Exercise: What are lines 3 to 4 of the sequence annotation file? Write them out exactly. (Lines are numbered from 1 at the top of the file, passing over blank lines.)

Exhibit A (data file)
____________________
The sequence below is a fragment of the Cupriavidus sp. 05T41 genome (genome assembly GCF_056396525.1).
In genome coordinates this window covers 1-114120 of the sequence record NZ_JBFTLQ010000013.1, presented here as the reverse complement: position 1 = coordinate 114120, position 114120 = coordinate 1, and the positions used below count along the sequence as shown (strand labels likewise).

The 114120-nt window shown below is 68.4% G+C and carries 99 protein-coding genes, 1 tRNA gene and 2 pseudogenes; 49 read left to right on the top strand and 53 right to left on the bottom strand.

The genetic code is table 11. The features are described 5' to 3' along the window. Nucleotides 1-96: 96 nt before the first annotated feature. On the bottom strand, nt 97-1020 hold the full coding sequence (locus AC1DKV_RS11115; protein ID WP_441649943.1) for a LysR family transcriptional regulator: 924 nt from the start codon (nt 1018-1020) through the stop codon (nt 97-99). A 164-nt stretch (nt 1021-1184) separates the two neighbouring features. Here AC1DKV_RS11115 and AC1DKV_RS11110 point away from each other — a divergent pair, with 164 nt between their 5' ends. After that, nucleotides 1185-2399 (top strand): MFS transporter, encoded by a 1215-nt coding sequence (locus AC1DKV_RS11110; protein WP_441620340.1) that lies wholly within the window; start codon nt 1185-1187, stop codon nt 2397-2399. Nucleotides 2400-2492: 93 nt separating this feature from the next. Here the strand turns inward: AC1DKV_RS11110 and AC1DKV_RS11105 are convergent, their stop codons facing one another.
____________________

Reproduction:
The 114120-nt window shown below is 68.4% G+C and carries 99 protein-coding genes, 1 tRNA gene and 2 pseudogenes; 49 read left to right on the top strand and 53 right to left on the bottom strand.

The genetic code is table 11. The features are described 5' to 3' along the window. Nucleotides 1-96: 96 nt before the first annotated feature. On the bottom strand, nt 97-1020 hold the full coding sequence (locus AC1DKV_RS11115; protein ID WP_441649943.1) for a LysR family transcriptional regulator: 924 nt from the start codon (nt 1018-1020) through the stop codon (nt 97-99). A 164-nt stretch (nt 1021-1184) separates the two neighbouring features. Here AC1DKV_RS11115 and AC1DKV_RS11110 point away from each other — a divergent pair, with 164 nt between their 5' ends. After that, nucleotides 1185-2399 (top strand): MFS transporter, encoded by a 1215-nt coding sequence (locus AC1DKV_RS11110; protein WP_441620340.1) that lies wholly within the window; start codon nt 1185-1187, stop codon nt 2397-2399. Nucleotides 2400-2492: 93 nt separating this feature from the next. Here the strand turns inward: AC1DKV_RS11110 and AC1DKV_RS11105 are convergent, their stop codons facing one another.